Born two years and half a continent apart, Bix Beiderbecke and Louis Armstrong, the two most influential figures in the early history of jazz, emerged as major soloists on the same instrument (cornet) at the same time (early 1924). They were viewed with awe by their contemporaries, and their contrasting styles evolved over time into the twin lines of descent from which most of today's jazz can be traced. In addition, they knew, liked, and admired each other: Armstrong dedicated his first book, Swing That Music, to Beiderbecke, describing him on a later occasion as a “born genius,” and Beiderbecke is widely reported to have felt more or less the same way about his older colleague.
Yet musicologists, while recognizing and acknowledging Beiderbecke's enduring significance, have nonetheless been strangely reluctant to treat him in the same way they treat Armstrong. Significantly, there is almost no monographic literature on Beiderbecke—none, that is, by academic scholars—and he goes entirely unmentioned in the key article on jazz in the second edition of the New Grove Dictionary of Music and Musicians. To be sure, he has been written about extensively, but for the most part by amateurs, journalistic critics, and working musicians. The latest book to be published about his life, Jean Pierre Lion's Bix: The Definitive Biography of a Jazz Legend, is the work of a French businessman who describes himself on the dust jacket as “a literature and music collector” and who appears to have had no musical training whatsoever.1
The most obvious reason for this difference in treatment is that Beiderbecke is white and Armstrong black. In the politically charged creation myth that still dominates much of the received thinking about jazz, it is taken for granted that black jazz is more “authentic” than white jazz and that all white jazz musicians are by definition derivative. But, unfortunately for those who seek to put together the puzzles of history according to the rules of politics, there are always pieces left over at the end. In jazz, the first and biggest of these pieces is Beiderbecke—born into a middle-class Iowa family, initially exposed to jazz through the early recordings of the all-white Original Dixieland Jazz Band, and propelled to fame as a soloist in the all-white orchestra of Paul Whiteman, where he played in a self-taught style whose unlikely source was the harmonic language of Debussy and Ravel.
The difficulty is only deepened by the fact that, almost without exception, black musicians of the 1920's and 30's were as quick as their white colleagues to acclaim Beiderbecke as a major innovator. “All of a sudden, comes this white boy from out west, playin' stuff all his own,” the black cornet player Rex Stewart would recall years later. “Didn't sound like Louis [Armstrong] or anybody else. But just so pretty. And that tone he got. Knocked us all out.” The great black bandleader Fletcher Henderson even went so far as to record in 1931 a “cover version” of “Singin' the Blues” on which Stewart, who later became one of Duke Ellington's best-known soloists, plays a note-for-note interpretation of Beiderbecke's solo from his celebrated 1927 recording of the same song.2
But racial politics is not the only reason why scholars have paid more attention to Armstrong than to Beiderbecke. Not only was Louis Armstrong a great musician, but he was also a gifted writer of prose who had a passion for self-revelation. In two published memoirs, dozens of magazine and newspaper articles, and hundreds of letters and other autobiographical documents, he gave free rein to his outgoing personality. Beiderbecke, by contrast, was a shy, comparatively inarticulate man whose 44 surviving letters are for the most part unrevealing, and his friends and colleagues all claimed to find him hard to know on anything beyond a purely casual basis.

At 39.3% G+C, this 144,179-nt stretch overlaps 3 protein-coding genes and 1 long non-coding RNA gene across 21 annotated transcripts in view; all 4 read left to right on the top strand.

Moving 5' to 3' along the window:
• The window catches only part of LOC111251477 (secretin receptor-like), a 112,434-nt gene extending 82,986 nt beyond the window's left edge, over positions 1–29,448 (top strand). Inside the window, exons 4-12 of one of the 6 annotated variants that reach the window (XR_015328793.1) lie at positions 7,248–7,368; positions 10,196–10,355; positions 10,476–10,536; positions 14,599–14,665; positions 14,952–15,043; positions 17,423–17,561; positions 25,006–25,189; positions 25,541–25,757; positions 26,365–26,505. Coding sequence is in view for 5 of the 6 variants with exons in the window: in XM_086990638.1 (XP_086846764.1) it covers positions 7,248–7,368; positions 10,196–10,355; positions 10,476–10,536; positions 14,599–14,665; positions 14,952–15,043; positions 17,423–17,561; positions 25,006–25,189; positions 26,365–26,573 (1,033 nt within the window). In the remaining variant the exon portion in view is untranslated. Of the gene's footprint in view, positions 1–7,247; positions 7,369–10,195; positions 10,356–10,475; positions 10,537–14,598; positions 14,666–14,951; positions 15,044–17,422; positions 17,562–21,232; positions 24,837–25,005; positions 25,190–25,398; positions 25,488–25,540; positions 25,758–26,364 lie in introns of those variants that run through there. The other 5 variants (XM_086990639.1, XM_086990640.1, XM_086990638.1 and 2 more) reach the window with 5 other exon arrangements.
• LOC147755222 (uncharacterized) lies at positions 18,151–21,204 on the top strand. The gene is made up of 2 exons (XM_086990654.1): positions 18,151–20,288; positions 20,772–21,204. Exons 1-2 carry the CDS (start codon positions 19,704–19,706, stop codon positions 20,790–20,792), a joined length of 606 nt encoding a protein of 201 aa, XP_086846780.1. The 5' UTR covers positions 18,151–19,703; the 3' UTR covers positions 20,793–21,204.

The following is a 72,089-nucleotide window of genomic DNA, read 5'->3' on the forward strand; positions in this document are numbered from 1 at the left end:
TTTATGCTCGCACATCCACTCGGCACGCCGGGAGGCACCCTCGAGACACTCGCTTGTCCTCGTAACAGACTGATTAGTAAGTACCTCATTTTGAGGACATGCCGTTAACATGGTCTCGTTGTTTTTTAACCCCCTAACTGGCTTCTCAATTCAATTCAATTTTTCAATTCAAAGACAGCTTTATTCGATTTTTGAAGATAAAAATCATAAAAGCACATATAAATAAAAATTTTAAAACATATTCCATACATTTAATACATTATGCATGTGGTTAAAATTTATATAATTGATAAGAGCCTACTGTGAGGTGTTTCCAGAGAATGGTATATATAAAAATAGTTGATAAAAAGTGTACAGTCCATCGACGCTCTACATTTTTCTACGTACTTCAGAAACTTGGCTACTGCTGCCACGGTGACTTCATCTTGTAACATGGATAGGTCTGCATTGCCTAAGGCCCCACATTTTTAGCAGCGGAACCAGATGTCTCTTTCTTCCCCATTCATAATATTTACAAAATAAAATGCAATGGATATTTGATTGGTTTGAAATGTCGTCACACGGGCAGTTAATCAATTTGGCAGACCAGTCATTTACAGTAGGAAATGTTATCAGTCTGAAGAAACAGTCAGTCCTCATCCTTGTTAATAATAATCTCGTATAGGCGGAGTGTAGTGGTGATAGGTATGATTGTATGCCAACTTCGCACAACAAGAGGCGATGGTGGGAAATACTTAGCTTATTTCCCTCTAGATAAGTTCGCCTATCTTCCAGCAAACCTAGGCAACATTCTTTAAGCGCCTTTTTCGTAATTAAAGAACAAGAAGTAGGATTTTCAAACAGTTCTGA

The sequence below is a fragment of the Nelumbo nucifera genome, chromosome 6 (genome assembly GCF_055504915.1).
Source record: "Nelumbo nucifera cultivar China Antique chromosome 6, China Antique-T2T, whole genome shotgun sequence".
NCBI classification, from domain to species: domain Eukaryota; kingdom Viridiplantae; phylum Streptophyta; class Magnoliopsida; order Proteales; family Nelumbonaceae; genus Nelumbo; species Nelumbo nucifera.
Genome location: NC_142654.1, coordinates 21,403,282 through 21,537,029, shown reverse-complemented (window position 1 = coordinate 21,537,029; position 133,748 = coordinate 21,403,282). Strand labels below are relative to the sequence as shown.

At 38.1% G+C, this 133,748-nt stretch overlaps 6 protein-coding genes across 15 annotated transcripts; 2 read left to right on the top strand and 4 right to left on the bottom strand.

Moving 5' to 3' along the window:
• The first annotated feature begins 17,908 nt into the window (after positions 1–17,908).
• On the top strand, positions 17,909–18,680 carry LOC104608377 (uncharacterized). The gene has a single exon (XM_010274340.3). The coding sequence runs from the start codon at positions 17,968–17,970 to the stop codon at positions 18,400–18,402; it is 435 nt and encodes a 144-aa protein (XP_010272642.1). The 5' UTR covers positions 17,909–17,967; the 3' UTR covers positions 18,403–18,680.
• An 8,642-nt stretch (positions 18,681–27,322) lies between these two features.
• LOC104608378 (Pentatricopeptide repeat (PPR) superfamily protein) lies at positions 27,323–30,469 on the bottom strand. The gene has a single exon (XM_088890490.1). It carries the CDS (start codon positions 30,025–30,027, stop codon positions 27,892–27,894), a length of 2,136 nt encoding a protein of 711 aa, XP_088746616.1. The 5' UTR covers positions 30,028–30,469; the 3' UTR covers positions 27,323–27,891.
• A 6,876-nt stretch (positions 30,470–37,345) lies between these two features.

Their puzzlement was understandable enough. An alcoholic who drank himself to death at the age of twenty-eight, Beiderbecke shunned close personal relations of any kind: in the words of the cornetist Jimmy McPartland, “Bix was a mystery to us. We all knew him, admired him, thought he was a great guy. But, in a way, we didn't know him at all.” His letters suggest a man of no more than average intelligence, and he appears to have had no serious extramusical interests at all (though friends testified to his enthusiasm for the novels of P.G. Wodehouse).3 Though his musical gifts were prodigious, he resisted all attempts at formal instruction, and even as an adult he found it vexingly difficult to read and write music.
Small wonder that a figure so inexplicable—and one who left behind so little documentary evidence of his personality—should have held so little attraction for academic scholars, whose penchant for reductive “explanations” of the lives of creative artists is notorious. Perhaps, then, it is a paradoxical stroke of good fortune that a French businessman rather than an American musicologist has attempted to write the “definitive biography” of Bix Beiderbecke.
Needless to say, Bix is something less than definitive—and not merely because Lion lacks the musical knowledge that might have made it possible for him to comment other than superficially on Beiderbecke's style. Besides that deficiency, Bix is marred by its author's uncritical acceptance of the race-based thinking of certain of his American colleagues. (It is, for instance, absurd to say that Beiderbecke “comforted Americans with the idea that an original white jazz was possible, alongside the music of black musicians.”)